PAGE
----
Manufacturers: 80% hit by labor shortage, can’t expand.

Supply Chain, Rising Raw Material Costs and Workforce Shortages Top Concerns for Manufacturers
By National Association of Manufacturers,

Washington, D.C. – The National Association of Manufacturers released its Q1 2022 Manufacturers’ Outlook Survey, which shows manufacturers’ significant concerns around inflation, hiring and potential tax increases. The NAM conducted the survey Feb. 11–25, 2022.

Key Findings:

– 88.1% of respondents cited supply chain challenges as a primary business challenge in the first quarter, 85.7% cited increased raw material costs, and 79.0% cited the inability to attract and retain a quality workforce.
– 88.6% of respondents said their company would find it more difficult to expand their workforce, invest in new equipment or expand facilities if the tax burden on income from manufacturing activities increased.
– 89.4% had unfilled positions within their companies for which they were struggling to find qualified applicants.

“The humanitarian crisis and economic disruptions of Russia’s war on Ukraine, as well as the resulting sanctions that manufacturers fully support, will exacerbate these supply chain challenges and could impact energy costs even more as we move into the second quarter. We’re looking to policymakers to take bold action, while manufacturers do everything in our power to help the nation and world persevere through another crisis,” said NAM President and CEO Jay Timmons.

“Federal leaders should give energy manufacturers the tools to ramp up production here at home and improve our energy security. At the same time, we need Congress to finish the China competition bill to increase domestic semiconductor production and bolster supply chains, among other manufacturing priorities. Any discussion of raising taxes on manufacturers will create uncertainty and make it difficult to invest, hire and expand, hurting the broader economy.

“Although job growth last year rose at the best pace since 1994, and wage growth is now at a 40-year high, the survey shows workforce shortages are still a major challenge. That’s why the NAM and The Manufacturing Institute continue leading our industry-wide Creators Wanted campaign—to inspire, educate and empower the manufacturing workforce of today and tomorrow.”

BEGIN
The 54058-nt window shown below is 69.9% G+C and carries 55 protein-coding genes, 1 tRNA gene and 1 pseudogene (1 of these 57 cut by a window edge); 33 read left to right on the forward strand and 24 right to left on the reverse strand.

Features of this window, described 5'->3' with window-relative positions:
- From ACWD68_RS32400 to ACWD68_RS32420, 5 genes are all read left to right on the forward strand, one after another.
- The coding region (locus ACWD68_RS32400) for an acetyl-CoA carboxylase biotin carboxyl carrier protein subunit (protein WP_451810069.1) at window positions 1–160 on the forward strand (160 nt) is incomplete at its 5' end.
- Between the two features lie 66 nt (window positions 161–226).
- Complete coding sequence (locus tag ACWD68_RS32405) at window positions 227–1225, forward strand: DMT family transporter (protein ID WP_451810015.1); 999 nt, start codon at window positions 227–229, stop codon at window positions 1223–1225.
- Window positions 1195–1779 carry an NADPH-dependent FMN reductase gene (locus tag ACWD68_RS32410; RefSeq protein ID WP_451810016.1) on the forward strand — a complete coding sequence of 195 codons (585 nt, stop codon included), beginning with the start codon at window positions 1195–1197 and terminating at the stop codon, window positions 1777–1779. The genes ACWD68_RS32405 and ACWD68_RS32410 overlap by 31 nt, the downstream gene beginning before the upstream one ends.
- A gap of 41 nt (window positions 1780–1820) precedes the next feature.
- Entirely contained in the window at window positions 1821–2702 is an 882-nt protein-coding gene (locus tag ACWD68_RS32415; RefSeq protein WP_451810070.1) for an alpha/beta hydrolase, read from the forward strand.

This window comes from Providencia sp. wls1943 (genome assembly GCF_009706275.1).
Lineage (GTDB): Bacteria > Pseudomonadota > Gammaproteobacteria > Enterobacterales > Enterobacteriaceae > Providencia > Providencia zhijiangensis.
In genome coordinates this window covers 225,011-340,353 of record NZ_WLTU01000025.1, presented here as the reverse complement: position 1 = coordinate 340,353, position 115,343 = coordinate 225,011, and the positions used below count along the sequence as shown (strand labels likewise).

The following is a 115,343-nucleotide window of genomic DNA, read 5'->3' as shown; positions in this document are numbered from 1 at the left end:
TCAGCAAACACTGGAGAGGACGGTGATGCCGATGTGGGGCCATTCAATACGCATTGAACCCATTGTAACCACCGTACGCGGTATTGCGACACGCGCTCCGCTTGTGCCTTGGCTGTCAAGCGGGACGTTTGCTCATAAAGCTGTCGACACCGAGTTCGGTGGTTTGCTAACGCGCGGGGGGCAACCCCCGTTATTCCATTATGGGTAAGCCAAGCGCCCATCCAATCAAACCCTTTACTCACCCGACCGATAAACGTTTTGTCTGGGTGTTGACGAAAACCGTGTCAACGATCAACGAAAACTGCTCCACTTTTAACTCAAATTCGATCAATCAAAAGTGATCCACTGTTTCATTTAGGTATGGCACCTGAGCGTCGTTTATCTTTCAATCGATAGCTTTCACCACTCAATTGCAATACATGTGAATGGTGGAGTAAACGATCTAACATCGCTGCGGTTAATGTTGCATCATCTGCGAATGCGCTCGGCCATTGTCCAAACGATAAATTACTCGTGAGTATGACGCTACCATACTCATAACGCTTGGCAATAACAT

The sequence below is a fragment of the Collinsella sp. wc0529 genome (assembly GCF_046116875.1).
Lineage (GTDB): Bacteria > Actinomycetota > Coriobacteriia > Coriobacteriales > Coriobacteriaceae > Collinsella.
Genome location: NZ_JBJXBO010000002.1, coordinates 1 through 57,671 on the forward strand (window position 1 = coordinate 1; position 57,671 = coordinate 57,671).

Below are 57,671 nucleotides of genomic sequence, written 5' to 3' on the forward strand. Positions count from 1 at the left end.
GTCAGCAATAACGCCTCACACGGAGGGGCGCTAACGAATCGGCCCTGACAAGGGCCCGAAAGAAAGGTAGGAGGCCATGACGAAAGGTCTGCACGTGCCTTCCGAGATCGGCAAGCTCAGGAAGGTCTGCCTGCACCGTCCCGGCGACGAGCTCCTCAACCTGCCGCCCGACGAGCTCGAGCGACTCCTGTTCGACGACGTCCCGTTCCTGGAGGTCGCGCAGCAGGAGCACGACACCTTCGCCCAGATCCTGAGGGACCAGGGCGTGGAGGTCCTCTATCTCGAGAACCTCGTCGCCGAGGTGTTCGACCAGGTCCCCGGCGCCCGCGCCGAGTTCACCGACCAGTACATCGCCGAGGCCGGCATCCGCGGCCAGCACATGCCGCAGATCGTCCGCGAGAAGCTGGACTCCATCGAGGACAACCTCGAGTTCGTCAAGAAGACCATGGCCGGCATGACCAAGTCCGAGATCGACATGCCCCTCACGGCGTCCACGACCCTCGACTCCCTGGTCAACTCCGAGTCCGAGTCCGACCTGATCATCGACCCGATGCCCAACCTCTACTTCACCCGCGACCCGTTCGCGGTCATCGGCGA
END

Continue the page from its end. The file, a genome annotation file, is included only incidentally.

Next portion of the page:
While manufacturers remain mostly optimistic in their economic outlook (88.8%, up from 86.8% in Q4), the survey was conducted prior to the Russian invasion of Ukraine.


The National Association of Manufacturers is the largest manufacturing association in the United States, representing small and large manufacturers in every industrial sector and in all 50 states. Manufacturing employs more than 12.5 million men and women, contributes $2.57 trillion to the U.S. economy annually and has the largest economic multiplier of any major sector and accounts for 58% of private-sector research and development. The NAM is the powerful voice of the manufacturing community and the leading advocate for a policy agenda that helps manufacturers compete in the global economy and create jobs across the United States. For more information about the NAM or to follow us on Twitter and Facebook, please visit

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